As is the tradition as Christmas approaches, the classic "Rudolph the Red Nosed Reindeer" (1964) returned to American TV screens back. But this time, the previously announced stop-motion movie made the news for all the wrong reasons.
Viewers may remember their simple conspiracy: the reindeer is mocked and rejected by the majority of its peers as it discovers its glowing red nose. Although Rudolph eventually returns to save the day with his shimmering muzzle to guide Santa through bad weather, the verbal attacks Rudolph experiences early can not be denied.
"Hey, fire snout!" says a young reindeer and mocks him. Another teases with "Rainbow Puss!"
"Stop calling me!" Rudolph screams in response.
But was the red-nosed reindeer marginalized? This is the premise of a HuffPost video posted on Twitter on Wednesday that has seen more than 5.3 million views since Sunday afternoon.
The video notes a case in the film in which Rudolph's father "verbally abuses" him. The father of Rudolph's love interest is referred to as "bigot" because he has forbidden his daughter to be seen with the red nose. The video contains several responses to Twitter's film, one of them: "Annual reminder that #Rudolph the Red Nosed Reindeer is a parable about racism and homophobia with Santa as a bigotry exploiter" (the rest is not family friendly). 19659013] It is not clear if the video was satire or should be taken seriously. A similar HuffPost article to the film says more directly that the summary of the recent tweets and criticisms of "Rudolph" were jokingly posted ("humorous observations"). But that did not stop others from seeing the video as an unjustified attack by liberals.
Donald Trump Jr., for example, drew attention to the video when he shared it with the caption on Thursday: "Liberalism is a disease."
On Thursday, Tucker Carlson and political commentator Dave Rubin dismantled the HuffPost video for more than three minutes. In a segment titled "Progressive Love Attacking Christmas Traditions," which later warned that "Huff Post Dub's Rudolph Public Enemy Number 1," the couple struck and beat racists who saw films like "Rudolph." and misogyny too.
"They find something, they somehow destroy it and move on to everything else we love," Rubin said, listing popular sitcoms like "Seinfeld" and "Friends" as examples. "They will literally go for a sunset," he added, suggesting that those who try to destroy things that were once loved, offer nothing for it.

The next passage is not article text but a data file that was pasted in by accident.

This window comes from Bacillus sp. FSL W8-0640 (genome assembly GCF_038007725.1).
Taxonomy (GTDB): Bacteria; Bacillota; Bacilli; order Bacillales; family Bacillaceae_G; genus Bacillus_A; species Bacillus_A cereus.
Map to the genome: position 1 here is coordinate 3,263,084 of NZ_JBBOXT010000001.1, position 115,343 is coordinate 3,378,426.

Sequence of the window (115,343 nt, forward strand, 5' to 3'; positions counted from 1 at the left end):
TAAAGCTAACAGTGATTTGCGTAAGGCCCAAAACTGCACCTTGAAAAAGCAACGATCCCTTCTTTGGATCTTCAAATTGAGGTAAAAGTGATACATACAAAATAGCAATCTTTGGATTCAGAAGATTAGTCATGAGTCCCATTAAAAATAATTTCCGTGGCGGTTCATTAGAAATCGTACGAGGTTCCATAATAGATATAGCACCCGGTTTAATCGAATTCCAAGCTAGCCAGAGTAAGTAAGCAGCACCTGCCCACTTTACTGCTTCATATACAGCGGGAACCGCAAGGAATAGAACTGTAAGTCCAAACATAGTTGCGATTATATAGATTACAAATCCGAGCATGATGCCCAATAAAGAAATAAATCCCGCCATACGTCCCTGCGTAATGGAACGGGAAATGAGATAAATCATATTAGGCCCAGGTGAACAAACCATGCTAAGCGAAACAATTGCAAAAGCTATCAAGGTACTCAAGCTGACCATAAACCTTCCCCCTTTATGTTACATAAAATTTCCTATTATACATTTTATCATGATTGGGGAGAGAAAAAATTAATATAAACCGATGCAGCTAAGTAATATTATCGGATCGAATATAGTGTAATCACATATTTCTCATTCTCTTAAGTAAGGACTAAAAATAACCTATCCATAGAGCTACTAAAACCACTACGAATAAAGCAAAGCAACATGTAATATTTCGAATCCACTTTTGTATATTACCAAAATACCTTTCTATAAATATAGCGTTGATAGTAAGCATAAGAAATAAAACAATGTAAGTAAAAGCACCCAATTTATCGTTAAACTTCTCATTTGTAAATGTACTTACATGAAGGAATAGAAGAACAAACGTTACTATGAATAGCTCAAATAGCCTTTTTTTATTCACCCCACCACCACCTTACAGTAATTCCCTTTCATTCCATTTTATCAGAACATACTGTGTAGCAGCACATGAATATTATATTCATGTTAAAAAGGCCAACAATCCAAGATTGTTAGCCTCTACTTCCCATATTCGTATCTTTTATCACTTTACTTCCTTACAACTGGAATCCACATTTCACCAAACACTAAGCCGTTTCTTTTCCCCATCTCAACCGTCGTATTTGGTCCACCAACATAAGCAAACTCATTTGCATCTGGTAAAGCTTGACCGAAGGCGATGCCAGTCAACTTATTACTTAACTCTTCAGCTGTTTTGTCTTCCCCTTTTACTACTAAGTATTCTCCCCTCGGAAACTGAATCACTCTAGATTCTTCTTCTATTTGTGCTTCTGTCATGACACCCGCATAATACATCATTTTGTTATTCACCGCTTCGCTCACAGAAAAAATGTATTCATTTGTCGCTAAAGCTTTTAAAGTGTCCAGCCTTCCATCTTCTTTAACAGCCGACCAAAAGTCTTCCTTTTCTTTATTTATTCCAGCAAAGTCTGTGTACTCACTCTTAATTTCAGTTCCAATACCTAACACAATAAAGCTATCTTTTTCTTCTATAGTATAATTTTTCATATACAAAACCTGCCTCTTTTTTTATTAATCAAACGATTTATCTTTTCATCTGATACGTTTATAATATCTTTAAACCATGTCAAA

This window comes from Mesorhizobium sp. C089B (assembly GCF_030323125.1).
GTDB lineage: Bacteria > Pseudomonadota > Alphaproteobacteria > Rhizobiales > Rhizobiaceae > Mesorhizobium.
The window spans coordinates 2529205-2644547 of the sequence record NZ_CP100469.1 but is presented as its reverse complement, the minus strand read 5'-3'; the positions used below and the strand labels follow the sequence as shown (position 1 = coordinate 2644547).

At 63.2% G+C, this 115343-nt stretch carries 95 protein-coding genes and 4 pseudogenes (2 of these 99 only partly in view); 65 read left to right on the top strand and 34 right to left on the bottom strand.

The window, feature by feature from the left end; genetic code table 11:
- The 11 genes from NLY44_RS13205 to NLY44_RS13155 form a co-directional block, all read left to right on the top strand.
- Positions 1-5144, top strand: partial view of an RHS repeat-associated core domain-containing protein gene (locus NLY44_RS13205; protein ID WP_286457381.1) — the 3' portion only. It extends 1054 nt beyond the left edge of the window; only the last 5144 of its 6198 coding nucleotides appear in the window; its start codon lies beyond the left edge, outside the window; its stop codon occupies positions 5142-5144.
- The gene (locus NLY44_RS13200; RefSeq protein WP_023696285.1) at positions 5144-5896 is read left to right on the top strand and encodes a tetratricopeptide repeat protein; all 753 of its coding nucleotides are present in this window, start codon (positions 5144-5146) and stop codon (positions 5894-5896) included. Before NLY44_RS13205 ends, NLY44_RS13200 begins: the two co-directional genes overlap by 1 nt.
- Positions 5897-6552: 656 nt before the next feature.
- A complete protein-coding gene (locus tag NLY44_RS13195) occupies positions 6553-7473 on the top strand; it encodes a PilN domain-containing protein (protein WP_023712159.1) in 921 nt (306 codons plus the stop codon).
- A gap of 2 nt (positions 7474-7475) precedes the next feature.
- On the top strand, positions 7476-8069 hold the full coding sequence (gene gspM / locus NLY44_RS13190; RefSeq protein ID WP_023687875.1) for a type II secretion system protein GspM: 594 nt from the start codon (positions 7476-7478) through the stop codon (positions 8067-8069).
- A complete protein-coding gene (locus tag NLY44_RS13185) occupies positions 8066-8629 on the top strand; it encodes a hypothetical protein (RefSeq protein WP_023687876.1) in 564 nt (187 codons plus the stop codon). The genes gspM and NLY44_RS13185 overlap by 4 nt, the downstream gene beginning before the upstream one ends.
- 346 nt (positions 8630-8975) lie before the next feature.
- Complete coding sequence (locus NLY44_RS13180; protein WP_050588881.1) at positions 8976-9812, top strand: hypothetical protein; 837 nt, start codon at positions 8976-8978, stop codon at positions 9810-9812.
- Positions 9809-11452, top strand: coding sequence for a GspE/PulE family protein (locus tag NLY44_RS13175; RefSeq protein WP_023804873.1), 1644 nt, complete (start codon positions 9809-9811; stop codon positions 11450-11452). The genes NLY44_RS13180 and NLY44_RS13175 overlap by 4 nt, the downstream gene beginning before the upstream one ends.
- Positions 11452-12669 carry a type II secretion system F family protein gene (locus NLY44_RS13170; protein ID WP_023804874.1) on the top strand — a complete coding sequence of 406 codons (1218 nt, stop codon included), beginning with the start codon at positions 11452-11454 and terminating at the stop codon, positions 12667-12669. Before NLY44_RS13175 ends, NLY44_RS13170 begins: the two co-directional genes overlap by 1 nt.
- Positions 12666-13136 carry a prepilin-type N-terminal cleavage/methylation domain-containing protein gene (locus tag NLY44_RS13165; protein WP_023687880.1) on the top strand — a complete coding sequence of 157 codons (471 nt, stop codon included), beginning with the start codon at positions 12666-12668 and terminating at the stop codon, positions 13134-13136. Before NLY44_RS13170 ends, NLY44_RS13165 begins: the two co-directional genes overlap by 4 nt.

"That's a smart point," Carlson replied.
Attacks on Christmas is historically a popular topic of conversation by conservatives. For example, in 2015, Donald Trump set fire to the annual debate on Starbucks trophies and suggested that people should boycott the coffee chain because "there was no such thing as a merry Christmas". "
But this year's" Rudolph "discussion seems to have sparked frustration on all types of people, and on ABC's" The View "on Thursday, a passionate Whoopi Goldberg ventured out against those who claimed they were intentionally experiencing problems Search movie.
"Where is the problem? It's Rudolph the Rednose Reindeer! "She exclaimed," Rudolph is the hero, what's the problem? "
At a time when the country was overriding and tearing down historic monuments," Rudolph "is not the only classic Last week, listeners to a Cleveland radio station voted to remove the song "Baby, It's Cold Outside", in which one singer persuades the other to stay out of the holiday catalog, Some have argued that the lyrics are "a bit rapey."
Rudolph, who was invented by a copywriter in 1939, lived many lives, from Gene Autry's hit recording in 1949 to a comic sequel Michael Lindgren wrote for The Washington Post
On Sunday, one of Rudolph's original spokespersons attempted to put the claim directly on the claim that the film was problematic.
In a Vi deo, Corinne Conley, the voice of "Dolly for" Sue, who has lived on the "Island of Misfit Toys," said the film is now more relevant than ever, as the number of bullying incidents has increased lately. However, it is important to note, she said, that the bullying in "Rudolph" is "reconciled" and teaches the audience a lesson at the end of the story.
"I just can not imagine that it affects anyone negatively, they have to be like Scrooge," she added, referring to Ebenezer Scrooge, the protagonist of "A Christmas Carol." "Tell them to see 'Scrooge'."